In some embodiments, system memory 910 may be one embodiment of a computer-accessible medium configured to store program instructions and data as described above. However, in other embodiments, program instructions and/or data may be received, sent or stored upon different types of computer-accessible media. Generally speaking, a computer-accessible medium may include storage media or memory media such as magnetic or optical media, e.g., disk or DVD/CD coupled to computer system 1100 via interconnect 950. A computer-accessible medium may also include any volatile or non-volatile media such as RAM (e.g. SDRAM, DDR SDRAM, RDRAM, SRAM, etc.), ROM, etc, that may be included in some embodiments of computer system 900 as system memory 910 or another type of memory. Further, program instructions or data on a computer-accessible medium may be transmitted via transmission media or signals such as electrical, electromagnetic, or digital signals, conveyed via a communication medium such as a network and/or a wireless link, such as may be implemented via network interface 930.

The various methods as illustrated in the figures and described herein represent exemplary embodiments of methods. The methods may be implemented manually, in software, in hardware, or a combination thereof. The order of any method may be changed, and various elements may be added, reordered, combined, omitted, modified, etc. Additionally, various modifications and changes may be made as would be obvious to a person skilled in the art having the benefit of this disclosure. It is intended that the invention embrace all such modifications and changes and, accordingly, the above description to be regarded in an illustrative rather than a restrictive sense.

Claims (17)

What is claimed is:
1. A system for remotely verifying the correct preparation of a sterile compounded medication in a sterile pharmacy work area at an institutional pharmacy, comprising:
(a) an image capture device arranged to capture a plurality of images of at least one portion of the sterile pharmacy work area during sterile compounding of a medication performed by a non-pharmacist person, including one or more material components and labels provided thereon;
(b) a first computer in communication with a pharmacy order entry system, a server, the image capture device, and an input device, the first computer comprising at least one processor and a display device, the first computer programmed or configured to:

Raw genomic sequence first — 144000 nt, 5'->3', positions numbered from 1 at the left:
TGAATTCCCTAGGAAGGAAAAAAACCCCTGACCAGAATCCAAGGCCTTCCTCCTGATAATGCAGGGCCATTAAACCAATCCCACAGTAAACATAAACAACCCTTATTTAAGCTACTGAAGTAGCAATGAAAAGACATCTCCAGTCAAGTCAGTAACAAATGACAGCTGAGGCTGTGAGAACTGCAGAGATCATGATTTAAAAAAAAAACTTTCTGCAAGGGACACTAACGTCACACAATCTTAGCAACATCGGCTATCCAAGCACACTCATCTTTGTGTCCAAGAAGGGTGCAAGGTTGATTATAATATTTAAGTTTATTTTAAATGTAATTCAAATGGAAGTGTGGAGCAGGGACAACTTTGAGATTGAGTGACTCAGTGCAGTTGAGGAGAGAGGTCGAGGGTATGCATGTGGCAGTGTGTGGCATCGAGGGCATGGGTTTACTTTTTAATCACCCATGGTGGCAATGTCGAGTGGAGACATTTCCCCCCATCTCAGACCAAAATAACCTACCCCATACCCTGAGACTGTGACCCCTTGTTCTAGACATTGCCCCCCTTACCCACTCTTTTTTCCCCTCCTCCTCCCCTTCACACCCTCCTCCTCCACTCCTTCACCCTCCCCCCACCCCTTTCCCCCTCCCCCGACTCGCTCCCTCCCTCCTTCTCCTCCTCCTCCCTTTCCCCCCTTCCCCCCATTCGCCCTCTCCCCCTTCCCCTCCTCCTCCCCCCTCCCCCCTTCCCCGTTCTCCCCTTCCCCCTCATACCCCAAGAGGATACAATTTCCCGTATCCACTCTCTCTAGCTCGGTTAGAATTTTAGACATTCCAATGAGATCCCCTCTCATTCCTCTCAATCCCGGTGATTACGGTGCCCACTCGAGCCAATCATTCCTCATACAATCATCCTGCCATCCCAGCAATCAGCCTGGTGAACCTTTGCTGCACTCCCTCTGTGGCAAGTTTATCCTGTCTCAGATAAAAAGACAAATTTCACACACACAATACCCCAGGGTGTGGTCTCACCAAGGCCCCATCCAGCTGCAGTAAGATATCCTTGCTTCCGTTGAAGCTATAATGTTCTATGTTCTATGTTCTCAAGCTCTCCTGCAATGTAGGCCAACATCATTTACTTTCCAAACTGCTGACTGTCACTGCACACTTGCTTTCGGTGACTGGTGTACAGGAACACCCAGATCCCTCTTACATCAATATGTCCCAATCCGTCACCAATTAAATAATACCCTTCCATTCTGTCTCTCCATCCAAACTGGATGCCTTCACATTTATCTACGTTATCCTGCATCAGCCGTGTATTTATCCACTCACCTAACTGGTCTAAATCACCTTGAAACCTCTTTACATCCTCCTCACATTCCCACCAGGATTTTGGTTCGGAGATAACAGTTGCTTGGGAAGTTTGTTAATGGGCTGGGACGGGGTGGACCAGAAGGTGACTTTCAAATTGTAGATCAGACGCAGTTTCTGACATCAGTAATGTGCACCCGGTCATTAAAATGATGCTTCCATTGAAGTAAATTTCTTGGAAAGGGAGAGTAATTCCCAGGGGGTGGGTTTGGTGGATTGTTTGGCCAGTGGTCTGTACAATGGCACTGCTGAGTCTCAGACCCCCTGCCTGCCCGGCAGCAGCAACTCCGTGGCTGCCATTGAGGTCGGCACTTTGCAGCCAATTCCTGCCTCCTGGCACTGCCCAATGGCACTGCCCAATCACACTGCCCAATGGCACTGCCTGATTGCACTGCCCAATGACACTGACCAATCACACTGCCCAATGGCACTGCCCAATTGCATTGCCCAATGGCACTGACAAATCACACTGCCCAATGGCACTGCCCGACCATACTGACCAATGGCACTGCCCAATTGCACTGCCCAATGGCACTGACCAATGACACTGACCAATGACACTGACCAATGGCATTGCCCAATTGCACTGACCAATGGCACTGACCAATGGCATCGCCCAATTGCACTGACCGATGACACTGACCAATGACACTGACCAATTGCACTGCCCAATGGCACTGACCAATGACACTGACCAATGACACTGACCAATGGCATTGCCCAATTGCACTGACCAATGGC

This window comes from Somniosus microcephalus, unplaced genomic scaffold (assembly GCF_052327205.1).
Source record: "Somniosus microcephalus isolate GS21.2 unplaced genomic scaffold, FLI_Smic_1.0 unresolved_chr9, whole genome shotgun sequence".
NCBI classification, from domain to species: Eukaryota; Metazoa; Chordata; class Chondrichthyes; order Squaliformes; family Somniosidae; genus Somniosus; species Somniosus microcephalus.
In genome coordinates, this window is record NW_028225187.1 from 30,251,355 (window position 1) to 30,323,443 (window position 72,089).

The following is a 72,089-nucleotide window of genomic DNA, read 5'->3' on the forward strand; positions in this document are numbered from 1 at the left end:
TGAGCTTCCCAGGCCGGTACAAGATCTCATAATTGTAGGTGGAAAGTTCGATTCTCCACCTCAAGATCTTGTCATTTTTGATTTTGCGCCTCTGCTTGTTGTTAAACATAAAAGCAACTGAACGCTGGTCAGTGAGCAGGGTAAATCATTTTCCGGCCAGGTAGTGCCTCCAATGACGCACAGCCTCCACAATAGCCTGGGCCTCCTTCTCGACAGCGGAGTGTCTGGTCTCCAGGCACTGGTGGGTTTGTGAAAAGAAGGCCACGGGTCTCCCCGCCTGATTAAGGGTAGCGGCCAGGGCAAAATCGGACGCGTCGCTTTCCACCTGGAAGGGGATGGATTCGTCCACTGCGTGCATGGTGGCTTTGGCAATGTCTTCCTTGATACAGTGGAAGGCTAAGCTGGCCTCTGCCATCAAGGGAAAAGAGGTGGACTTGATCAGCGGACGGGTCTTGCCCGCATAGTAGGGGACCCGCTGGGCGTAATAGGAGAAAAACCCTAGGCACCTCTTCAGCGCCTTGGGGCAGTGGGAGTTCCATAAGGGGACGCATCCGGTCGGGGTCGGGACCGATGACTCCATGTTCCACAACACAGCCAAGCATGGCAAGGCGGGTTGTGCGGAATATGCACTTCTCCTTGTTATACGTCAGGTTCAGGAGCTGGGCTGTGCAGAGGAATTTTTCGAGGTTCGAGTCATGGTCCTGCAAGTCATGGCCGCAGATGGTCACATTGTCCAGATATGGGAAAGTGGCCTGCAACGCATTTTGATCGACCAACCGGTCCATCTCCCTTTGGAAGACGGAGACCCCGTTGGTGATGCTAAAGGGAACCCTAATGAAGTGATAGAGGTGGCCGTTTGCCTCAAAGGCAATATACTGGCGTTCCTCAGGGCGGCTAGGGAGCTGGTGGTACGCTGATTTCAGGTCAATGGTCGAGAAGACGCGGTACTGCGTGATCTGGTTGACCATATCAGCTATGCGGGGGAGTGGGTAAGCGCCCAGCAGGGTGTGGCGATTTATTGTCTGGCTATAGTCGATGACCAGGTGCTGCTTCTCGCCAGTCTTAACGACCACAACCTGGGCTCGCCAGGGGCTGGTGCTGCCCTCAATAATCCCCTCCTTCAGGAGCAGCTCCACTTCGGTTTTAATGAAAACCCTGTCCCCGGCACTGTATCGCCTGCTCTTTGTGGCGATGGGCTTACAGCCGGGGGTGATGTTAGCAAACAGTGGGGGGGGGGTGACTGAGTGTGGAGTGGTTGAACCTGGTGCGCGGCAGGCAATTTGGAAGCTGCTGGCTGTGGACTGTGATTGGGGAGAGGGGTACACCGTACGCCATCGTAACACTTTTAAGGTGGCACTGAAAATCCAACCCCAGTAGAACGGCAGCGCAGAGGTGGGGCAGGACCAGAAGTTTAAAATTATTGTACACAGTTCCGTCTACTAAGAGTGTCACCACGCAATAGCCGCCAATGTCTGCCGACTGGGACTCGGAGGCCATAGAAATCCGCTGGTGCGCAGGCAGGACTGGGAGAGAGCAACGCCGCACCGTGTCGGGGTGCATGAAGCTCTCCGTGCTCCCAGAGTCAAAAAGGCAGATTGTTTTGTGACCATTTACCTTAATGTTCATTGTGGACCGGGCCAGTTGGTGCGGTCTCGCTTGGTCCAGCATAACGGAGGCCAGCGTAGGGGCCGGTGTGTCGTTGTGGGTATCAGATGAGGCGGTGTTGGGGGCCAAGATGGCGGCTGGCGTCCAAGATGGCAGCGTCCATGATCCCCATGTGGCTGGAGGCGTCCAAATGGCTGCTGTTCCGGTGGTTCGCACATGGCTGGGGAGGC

i. display at least one medication order received from the pharmacy order entry system on said display device;
ii. capture a first image with the image capture device during a first step of preparation of the sterile compounded medication;
iii. associate the first image with information relating to the at least one medication order;
iv. transmit the first image to the server;
v. receive a verification from the server that the first step was performed correctly;
vi. after receiving the verification from the server, capture a second image with the image capture device during a second stage of preparation of the sterile compounded medication;
vi. associate the second image with information relating to the at least one medication order;
vii. transmit the at least one image and information relating to the at least one medication order to the server;
viii. receive a verification from the server that the second step was performed correctly; and
ix. receive authorization to place the sterile compounded medication into pharmacy stock; and
(c) verification software executable on the server programmed or configured to (i) transmit to a remote pharmacist computer a notification that the first image is ready for review, (ii) generate a user interface on the remote pharmacist computer configured to display the first image for review and receive a first indication that preparation of the first stage of preparation of the sterile compounded medication was performed correctly or incorrectly, (iii) receive and record the indication, (iv) transmit the first indication to at least one of the first computer and a second computer, (v) transmit to the remote pharmacist computer a notification that the second image is ready for review, (vi) generate a user interface on the remote pharmacist computer configured to display the second image for review and receive a second indication that preparation of the second stage of preparation of the sterile compounded medication was performed correctly or incorrectly, (vii) transmit the second indication to at least one of the first computer and a second computer, (viii) receive authorization to place the sterile compounded medication into pharmacy stock, and (ix) transmit the authorization to the first computer.